Weight training is subject to fads as much as any other field. All you have to do to know that this is true is to watch infomercials in which people claim to have discovered the secret of gaining muscle mass and losing weight. Within that realm kettlebells have enjoyed a resurgence of popularity in recent years.
Kettlebells are not new—and certainly not a “secret.” If you take the time to research strength training, you will find photos of strongmen using heavy kettlebells at the turn of the 20th century.
Training fads are driven by people who are trying to evade boredom in the gym. Dedicated weight trainers enjoy weight training and the gains and improvements they make. Certainly they change their routines and modify the exercises slightly. Those trainees who train using fads typically don’t last in the home or commercial gym because the motivation is not internal, and some, before they go, change exercises for the worst.
Remember, just because you can perform a movement doesn’t mean you should. There are risks and benefits to any exercise. I have addressed the risks of standard weight-training exercises in this column for many years, and many of the variations of those exercises present even more risk. The number-one goal of any strength coach is to avoid injuries so he or she can keep athletes training and playing their sport. The number-one goal of any trainee or personal trainer should also be to avoid injury, except the goal is to be able to keep training and improving and to avoid the healthcare costs associated with training injuries.
When fads in training occur, practitioners often make up exercises without any thought of their biomechanical or clinical effect. One such popular movement is often referred to as the “Turkish get-up.” It’s performed by lying on your back while holding a kettlebell in one hand over your chest as if performing a bench press. The goal of the exercise is to be able to continue to keep your arm straight and the kettlebell overhead while you sit up and then stand.
I have seen patients perform this exercise with several variations, most of which aggravated a low-back condition, including disk injuries and facet arthritis, not to mention decreased motion of the low back and muscle strain. I typically advise them to stop performing Turkish get-ups and replace them with more commonly performed exercises that have less inherent risk.
There are always exceptions. I know personal trainers who point out that some of their clients perform Turkish get-ups and a variety of kettlebell exercises without pain. The statement brings up multiple questions: How old are these clients? Have they had previous low-back, neck and/or shoulder injuries, and if so, what are they? Do they have current low-back, neck or shoulder problems? Was there a transition period for the new exercises? What was the volume of the exercises? How ballistic were the other kettlebell exercises done, and when is the last time these people performed anything ballistically?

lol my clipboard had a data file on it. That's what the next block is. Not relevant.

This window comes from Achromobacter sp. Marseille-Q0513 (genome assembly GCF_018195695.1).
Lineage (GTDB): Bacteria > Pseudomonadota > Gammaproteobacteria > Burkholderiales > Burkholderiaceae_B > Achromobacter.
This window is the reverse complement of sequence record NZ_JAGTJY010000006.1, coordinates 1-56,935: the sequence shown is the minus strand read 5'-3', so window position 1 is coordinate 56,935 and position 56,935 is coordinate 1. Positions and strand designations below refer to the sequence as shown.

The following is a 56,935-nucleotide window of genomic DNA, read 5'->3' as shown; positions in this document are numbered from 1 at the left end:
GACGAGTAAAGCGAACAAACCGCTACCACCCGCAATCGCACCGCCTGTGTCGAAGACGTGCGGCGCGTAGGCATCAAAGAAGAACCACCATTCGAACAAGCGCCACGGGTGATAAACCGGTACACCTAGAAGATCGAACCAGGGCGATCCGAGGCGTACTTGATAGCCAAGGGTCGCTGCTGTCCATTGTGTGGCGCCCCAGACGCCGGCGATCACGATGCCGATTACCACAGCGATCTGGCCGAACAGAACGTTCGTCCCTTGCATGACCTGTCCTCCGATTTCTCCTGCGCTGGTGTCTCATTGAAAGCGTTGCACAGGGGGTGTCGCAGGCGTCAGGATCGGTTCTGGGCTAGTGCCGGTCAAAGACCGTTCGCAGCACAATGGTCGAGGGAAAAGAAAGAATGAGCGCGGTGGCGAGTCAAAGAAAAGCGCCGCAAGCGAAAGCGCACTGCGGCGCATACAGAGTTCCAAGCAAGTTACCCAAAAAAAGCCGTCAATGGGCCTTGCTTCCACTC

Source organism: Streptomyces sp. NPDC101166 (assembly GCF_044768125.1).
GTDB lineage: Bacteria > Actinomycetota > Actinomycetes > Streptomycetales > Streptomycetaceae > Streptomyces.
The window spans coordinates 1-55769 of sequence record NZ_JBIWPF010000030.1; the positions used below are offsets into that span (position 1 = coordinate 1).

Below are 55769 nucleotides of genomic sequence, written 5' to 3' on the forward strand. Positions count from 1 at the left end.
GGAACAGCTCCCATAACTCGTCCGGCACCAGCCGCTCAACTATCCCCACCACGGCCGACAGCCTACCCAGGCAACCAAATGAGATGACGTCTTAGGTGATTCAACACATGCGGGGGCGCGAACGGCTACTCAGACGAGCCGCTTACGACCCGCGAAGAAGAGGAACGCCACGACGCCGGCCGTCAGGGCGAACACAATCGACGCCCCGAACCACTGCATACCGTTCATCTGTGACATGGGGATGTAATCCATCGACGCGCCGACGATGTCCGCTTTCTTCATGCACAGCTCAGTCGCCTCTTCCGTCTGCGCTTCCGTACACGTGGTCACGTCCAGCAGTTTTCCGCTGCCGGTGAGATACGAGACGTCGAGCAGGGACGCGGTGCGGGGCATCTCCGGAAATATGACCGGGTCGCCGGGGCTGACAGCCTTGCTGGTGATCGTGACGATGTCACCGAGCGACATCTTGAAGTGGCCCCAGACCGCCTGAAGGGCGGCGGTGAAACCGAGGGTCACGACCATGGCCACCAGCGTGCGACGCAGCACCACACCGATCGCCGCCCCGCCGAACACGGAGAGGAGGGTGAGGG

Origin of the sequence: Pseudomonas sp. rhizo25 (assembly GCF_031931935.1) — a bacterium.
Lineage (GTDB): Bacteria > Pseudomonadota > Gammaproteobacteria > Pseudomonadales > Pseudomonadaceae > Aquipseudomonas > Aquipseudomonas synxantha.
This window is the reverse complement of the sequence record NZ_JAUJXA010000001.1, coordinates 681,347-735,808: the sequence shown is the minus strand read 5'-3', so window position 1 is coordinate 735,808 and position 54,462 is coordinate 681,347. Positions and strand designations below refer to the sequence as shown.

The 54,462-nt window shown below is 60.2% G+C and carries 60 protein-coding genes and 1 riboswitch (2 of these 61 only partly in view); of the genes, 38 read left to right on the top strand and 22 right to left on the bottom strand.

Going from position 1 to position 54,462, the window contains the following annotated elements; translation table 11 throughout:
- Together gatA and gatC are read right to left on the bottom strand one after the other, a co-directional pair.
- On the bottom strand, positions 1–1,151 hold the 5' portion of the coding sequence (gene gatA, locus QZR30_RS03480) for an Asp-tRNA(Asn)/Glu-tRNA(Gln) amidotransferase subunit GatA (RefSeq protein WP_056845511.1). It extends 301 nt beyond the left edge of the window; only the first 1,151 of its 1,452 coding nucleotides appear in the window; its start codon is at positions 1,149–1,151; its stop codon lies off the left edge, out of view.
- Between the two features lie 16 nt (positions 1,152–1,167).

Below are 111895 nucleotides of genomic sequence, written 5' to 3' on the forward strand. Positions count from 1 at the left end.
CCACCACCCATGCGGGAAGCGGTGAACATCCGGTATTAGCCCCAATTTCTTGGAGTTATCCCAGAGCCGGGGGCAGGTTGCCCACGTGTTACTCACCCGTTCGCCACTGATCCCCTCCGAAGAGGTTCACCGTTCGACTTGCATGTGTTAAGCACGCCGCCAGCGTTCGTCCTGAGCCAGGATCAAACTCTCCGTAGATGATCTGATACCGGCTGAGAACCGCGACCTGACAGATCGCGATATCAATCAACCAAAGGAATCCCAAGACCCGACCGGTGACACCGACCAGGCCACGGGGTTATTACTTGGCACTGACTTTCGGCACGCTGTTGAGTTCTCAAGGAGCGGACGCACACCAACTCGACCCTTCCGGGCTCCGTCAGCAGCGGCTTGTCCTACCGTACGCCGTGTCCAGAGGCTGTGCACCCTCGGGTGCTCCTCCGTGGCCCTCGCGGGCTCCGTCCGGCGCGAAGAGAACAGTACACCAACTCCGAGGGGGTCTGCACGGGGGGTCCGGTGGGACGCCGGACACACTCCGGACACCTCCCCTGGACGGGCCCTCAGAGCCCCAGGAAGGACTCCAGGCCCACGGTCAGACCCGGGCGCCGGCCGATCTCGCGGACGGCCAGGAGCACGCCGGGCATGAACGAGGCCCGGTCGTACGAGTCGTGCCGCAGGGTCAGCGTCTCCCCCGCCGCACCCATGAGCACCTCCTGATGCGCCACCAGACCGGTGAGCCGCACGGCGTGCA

There is much discussion about functional-movement screening. While it may reveal interesting information, the data does not necessarily relate to sports performance or address the deficits, nor does it equate to improved sports performance. The deficits may or may not relate to a patient’s injury pattern, but they may indicate that a new exercise is not the best choice for this trainee.
Weight training has existed since at least the 1870s. It was given a huge boost at the York Barbell Club in the 1930s and ’40s. The basis of those exercises influenced every great bodybuilder since then. Many exercises that were developed then were not biomechanically or clinically sound either.
If these descriptions apply to you, take the time to rethink your training plan so you can keep training. Train smart, then train hard. —Joseph M. Horrigan
Editor’s note: Visit www.SoftTissueCenter.com for reprints of Horrigan’s past Sportsmedicine columns that have appeared in IRON MAN. You can order the book The 7-Minute Rotator Cuff Solution by Horrigan and Jerry Robinson from Home Gym Warehouse, (800) 447-0008 or at www.Home-Gym.com.